Run From Discouragement
J.O. Fraser, missionary to Southeast Asia in the early 1900s, worked for years in difficult conditions and in seeming isolation. It was a rewarding life but not an easy one, and he often got discouraged. How did he deal with it? He eventually learned an effective approach: he decided to treat it with as little tolerance as he gave sin in his life. He found that treating depression and discouragement as sin—rejecting it and giving it no room to thrive—actually produced encouraging results.
Fraser never called discouragement “sin,” of course. It isn’t, not by any means. He only decided to treat it in the same way. He realized his discouraging thoughts were not a reflection of truth, and agreeing with them was not only bad for him, it was leading him into false perspectives. As long as he gave his mind the latitude to follow false trails, discouragement would take root. Only when he allowed no room for those thoughts did he experience victory.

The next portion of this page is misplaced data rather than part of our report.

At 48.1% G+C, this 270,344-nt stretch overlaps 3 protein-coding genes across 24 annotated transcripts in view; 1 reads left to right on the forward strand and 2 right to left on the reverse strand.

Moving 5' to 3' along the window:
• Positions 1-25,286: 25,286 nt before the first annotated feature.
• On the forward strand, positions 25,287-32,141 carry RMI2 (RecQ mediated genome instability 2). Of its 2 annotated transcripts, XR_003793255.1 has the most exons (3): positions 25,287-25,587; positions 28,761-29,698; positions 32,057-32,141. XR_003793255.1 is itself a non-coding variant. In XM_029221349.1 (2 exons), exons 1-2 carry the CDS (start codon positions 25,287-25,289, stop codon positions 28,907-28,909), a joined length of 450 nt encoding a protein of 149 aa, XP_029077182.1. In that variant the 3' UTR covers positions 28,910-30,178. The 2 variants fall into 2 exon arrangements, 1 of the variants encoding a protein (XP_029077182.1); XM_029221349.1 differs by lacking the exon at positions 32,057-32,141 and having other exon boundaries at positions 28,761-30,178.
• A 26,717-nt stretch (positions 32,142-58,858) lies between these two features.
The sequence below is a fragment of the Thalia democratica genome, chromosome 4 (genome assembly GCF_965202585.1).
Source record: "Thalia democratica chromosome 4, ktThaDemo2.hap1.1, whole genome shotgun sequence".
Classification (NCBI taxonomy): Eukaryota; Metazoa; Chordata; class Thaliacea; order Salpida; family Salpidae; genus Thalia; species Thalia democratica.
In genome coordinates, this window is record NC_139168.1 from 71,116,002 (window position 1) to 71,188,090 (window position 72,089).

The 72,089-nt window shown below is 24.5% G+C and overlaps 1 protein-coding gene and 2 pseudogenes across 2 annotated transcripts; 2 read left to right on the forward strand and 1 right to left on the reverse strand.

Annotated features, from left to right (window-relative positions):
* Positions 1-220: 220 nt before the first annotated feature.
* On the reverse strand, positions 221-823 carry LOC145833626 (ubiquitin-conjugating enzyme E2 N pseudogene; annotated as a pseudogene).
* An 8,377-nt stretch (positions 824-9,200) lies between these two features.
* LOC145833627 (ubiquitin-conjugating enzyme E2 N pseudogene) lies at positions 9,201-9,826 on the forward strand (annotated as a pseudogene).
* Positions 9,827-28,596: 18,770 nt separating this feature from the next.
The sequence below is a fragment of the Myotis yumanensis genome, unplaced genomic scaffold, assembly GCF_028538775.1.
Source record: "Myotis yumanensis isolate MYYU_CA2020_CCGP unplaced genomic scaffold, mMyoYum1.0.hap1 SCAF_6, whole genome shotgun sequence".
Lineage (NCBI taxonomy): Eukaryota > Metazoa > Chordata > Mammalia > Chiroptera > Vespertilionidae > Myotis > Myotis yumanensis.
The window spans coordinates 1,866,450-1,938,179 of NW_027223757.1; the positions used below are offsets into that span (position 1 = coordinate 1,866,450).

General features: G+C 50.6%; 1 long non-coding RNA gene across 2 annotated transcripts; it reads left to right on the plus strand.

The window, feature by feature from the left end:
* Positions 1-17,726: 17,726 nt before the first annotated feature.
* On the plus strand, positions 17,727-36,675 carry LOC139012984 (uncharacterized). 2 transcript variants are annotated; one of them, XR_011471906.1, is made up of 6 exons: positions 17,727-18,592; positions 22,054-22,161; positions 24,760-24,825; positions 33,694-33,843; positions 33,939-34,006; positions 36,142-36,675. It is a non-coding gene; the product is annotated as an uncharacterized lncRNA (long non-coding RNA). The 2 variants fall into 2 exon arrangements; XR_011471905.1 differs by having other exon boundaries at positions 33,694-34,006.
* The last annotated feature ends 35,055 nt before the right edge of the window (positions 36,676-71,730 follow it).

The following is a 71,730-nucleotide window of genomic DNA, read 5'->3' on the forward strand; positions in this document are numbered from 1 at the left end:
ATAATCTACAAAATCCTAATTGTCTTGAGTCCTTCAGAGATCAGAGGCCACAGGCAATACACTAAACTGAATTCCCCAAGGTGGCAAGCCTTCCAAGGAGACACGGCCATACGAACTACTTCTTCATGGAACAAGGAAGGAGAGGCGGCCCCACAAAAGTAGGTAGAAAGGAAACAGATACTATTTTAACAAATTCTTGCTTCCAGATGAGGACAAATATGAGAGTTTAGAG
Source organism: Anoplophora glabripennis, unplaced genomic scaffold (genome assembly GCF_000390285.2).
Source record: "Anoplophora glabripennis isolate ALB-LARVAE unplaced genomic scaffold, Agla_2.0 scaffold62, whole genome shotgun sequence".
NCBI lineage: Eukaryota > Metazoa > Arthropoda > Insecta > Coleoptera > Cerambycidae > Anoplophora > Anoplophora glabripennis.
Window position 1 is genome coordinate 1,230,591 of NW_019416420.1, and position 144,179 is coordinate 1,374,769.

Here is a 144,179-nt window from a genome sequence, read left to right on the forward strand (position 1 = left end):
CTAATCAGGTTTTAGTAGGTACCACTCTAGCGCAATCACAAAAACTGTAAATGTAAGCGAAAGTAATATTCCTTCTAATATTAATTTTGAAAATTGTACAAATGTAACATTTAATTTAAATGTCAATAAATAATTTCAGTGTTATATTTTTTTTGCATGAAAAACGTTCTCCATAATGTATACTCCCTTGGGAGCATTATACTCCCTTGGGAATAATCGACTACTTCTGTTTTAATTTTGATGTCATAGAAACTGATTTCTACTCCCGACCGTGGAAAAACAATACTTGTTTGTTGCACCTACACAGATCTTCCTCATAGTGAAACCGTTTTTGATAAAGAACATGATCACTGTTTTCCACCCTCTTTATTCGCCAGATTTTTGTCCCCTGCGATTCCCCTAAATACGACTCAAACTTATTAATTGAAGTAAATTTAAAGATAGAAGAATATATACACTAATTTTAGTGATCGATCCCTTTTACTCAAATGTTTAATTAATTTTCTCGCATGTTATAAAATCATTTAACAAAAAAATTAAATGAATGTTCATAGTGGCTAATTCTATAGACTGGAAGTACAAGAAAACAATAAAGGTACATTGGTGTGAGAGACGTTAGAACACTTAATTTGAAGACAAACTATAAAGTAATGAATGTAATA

If we want to be like God, we’ll have to learn to align our minds with truth. And contrary to what many people believe, truth is profoundly encouraging. When we find ourselves repeatedly or consistently discouraged, we’re buying into some sort of false perspective. A mind aligned with God’s will break free and gravitate back toward the truth of his goodness.
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